RICHWOODS, MO. â€¢ Les Nydegger bought 55 acres of rolling woodland west of De Soto about 15 years ago, thinking he would use the land for hunting and fishing some day. But earlier this year, after retiring from a quarter-century-long career at Anheuser-Busch, he decided he hadn’t gotten quite enough of the beer business.
So he cleared an acre of forest, stuck 20-foot-tall cedar poles in the ground and planted hops.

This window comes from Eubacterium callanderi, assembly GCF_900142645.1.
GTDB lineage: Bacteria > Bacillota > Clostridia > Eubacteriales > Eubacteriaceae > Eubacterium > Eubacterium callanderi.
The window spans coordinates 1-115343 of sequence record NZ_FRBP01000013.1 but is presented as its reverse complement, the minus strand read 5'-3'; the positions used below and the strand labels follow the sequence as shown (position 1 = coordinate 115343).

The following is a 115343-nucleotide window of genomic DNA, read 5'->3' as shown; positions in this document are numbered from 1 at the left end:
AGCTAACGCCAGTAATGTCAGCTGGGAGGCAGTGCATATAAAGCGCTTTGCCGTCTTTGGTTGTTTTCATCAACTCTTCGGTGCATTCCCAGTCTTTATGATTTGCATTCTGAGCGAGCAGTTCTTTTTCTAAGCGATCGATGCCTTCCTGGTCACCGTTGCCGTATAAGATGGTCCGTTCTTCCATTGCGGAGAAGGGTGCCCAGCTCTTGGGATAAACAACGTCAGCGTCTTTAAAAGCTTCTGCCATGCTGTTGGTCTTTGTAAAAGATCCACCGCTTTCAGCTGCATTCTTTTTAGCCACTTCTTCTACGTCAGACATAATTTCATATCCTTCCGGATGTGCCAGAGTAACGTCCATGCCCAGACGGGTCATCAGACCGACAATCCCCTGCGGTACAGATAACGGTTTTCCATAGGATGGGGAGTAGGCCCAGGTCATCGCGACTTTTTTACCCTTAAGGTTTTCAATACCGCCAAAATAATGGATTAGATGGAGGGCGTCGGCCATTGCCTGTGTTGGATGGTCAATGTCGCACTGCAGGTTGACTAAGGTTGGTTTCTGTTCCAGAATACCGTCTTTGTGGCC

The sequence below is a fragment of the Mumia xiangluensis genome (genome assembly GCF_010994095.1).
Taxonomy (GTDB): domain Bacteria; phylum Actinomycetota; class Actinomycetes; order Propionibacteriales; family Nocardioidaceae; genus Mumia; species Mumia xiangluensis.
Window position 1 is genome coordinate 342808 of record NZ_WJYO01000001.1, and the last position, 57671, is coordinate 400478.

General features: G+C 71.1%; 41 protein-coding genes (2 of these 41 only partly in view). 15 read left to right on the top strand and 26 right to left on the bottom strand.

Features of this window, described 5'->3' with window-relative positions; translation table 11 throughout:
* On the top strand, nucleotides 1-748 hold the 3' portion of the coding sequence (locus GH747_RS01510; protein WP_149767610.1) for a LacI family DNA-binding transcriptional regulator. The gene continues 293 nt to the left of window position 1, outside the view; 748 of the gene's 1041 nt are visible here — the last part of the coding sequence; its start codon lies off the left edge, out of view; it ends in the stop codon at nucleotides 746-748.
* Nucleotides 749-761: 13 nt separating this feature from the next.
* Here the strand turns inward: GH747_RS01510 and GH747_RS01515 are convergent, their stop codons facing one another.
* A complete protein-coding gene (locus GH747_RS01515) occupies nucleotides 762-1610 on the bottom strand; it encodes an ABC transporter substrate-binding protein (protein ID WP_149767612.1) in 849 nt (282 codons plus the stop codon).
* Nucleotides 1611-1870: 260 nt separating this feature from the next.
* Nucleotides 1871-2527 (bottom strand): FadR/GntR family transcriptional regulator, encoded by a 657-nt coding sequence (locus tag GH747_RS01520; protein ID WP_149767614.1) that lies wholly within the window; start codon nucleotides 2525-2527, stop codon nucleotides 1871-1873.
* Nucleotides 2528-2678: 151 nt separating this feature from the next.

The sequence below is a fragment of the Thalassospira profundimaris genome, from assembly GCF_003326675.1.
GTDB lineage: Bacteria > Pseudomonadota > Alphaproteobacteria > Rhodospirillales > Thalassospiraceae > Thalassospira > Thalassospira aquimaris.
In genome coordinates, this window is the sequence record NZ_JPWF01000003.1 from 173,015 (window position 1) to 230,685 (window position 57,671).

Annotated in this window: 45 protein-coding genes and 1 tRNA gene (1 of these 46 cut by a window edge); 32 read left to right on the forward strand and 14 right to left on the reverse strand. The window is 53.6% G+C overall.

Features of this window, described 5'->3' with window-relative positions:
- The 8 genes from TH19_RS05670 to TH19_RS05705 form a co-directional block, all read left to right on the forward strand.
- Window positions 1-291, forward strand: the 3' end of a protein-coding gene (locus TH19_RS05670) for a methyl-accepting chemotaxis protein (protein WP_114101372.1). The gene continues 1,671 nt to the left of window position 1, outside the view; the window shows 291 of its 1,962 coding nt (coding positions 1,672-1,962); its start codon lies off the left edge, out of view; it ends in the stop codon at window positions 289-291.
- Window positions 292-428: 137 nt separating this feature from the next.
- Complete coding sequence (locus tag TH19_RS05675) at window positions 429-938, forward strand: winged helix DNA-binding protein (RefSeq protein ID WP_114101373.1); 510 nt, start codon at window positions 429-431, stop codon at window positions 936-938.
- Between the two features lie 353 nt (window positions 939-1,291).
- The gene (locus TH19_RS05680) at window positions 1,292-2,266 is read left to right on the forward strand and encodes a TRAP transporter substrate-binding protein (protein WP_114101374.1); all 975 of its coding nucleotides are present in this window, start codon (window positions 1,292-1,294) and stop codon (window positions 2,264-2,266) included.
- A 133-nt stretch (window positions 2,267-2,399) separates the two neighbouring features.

“We thought it would be a neat thing to do, especially for the craft brewers,” Nydegger said, standing near his fledgling hop yard, about an hour and a half southwest of St. Louis. “This is my chance to be a farmer.”
Nydegger has company. In the past several years at least three other area brewers and farmers have planted hop yards, joining a surge of new growers around the country who are trying to cultivate beer’s key flavoring ingredient.
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